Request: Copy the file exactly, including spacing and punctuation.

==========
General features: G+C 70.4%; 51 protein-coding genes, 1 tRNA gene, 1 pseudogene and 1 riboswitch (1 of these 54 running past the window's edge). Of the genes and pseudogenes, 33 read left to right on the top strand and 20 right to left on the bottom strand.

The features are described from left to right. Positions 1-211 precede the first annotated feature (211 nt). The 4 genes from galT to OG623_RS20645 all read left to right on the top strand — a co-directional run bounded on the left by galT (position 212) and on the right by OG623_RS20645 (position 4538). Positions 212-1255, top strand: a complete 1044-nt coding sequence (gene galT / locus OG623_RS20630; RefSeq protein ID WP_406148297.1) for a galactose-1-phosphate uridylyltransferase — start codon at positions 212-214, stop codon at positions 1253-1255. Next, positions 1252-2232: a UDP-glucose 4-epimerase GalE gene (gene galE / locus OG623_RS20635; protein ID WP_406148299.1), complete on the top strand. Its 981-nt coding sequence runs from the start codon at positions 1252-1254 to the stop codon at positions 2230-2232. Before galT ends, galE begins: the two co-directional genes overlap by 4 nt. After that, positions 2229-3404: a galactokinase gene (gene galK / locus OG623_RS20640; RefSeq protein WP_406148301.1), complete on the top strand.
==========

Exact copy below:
General features: G+C 70.4%; 51 protein-coding genes, 1 tRNA gene, 1 pseudogene and 1 riboswitch (1 of these 54 running past the window's edge). Of the genes and pseudogenes, 33 read left to right on the top strand and 20 right to left on the bottom strand.

The features are described from left to right. Positions 1-211 precede the first annotated feature (211 nt). The 4 genes from galT to OG623_RS20645 all read left to right on the top strand — a co-directional run bounded on the left by galT (position 212) and on the right by OG623_RS20645 (position 4538). Positions 212-1255, top strand: a complete 1044-nt coding sequence (gene galT / locus OG623_RS20630; RefSeq protein ID WP_406148297.1) for a galactose-1-phosphate uridylyltransferase — start codon at positions 212-214, stop codon at positions 1253-1255. Next, positions 1252-2232: a UDP-glucose 4-epimerase GalE gene (gene galE / locus OG623_RS20635; protein ID WP_406148299.1), complete on the top strand. Its 981-nt coding sequence runs from the start codon at positions 1252-1254 to the stop codon at positions 2230-2232. Before galT ends, galE begins: the two co-directional genes overlap by 4 nt. After that, positions 2229-3404: a galactokinase gene (gene galK / locus OG623_RS20640; RefSeq protein WP_406148301.1), complete on the top strand.